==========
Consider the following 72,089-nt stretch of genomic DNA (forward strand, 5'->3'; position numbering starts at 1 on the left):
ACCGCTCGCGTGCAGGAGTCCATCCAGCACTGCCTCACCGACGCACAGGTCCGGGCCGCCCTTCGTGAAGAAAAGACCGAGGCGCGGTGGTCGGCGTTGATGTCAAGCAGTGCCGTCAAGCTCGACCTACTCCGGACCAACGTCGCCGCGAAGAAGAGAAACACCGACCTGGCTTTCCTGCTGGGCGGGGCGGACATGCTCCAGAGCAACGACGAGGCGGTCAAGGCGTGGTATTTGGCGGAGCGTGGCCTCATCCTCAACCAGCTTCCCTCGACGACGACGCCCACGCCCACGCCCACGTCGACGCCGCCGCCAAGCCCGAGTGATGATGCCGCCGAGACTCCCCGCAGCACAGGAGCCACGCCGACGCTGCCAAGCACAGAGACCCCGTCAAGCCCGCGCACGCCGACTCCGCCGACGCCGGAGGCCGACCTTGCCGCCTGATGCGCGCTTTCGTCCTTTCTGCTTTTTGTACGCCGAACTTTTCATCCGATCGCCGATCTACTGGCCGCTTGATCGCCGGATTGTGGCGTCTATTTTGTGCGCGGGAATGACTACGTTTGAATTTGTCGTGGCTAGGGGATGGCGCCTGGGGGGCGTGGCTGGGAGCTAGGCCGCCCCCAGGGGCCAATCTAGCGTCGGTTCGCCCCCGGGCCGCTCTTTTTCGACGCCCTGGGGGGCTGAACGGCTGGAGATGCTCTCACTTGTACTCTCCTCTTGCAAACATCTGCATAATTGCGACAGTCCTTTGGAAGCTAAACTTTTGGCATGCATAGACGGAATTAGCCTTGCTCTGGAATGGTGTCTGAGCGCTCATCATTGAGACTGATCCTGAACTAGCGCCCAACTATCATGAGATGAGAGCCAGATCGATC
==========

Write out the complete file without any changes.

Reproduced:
Consider the following 72,089-nt stretch of genomic DNA (forward strand, 5'->3'; position numbering starts at 1 on the left):
ACCGCTCGCGTGCAGGAGTCCATCCAGCACTGCCTCACCGACGCACAGGTCCGGGCCGCCCTTCGTGAAGAAAAGACCGAGGCGCGGTGGTCGGCGTTGATGTCAAGCAGTGCCGTCAAGCTCGACCTACTCCGGACCAACGTCGCCGCGAAGAAGAGAAACACCGACCTGGCTTTCCTGCTGGGCGGGGCGGACATGCTCCAGAGCAACGACGAGGCGGTCAAGGCGTGGTATTTGGCGGAGCGTGGCCTCATCCTCAACCAGCTTCCCTCGACGACGACGCCCACGCCCACGCCCACGTCGACGCCGCCGCCAAGCCCGAGTGATGATGCCGCCGAGACTCCCCGCAGCACAGGAGCCACGCCGACGCTGCCAAGCACAGAGACCCCGTCAAGCCCGCGCACGCCGACTCCGCCGACGCCGGAGGCCGACCTTGCCGCCTGATGCGCGCTTTCGTCCTTTCTGCTTTTTGTACGCCGAACTTTTCATCCGATCGCCGATCTACTGGCCGCTTGATCGCCGGATTGTGGCGTCTATTTTGTGCGCGGGAATGACTACGTTTGAATTTGTCGTGGCTAGGGGATGGCGCCTGGGGGGCGTGGCTGGGAGCTAGGCCGCCCCCAGGGGCCAATCTAGCGTCGGTTCGCCCCCGGGCCGCTCTTTTTCGACGCCCTGGGGGGCTGAACGGCTGGAGATGCTCTCACTTGTACTCTCCTCTTGCAAACATCTGCATAATTGCGACAGTCCTTTGGAAGCTAAACTTTTGGCATGCATAGACGGAATTAGCCTTGCTCTGGAATGGTGTCTGAGCGCTCATCATTGAGACTGATCCTGAACTAGCGCCCAACTATCATGAGATGAGAGCCAGATCGATC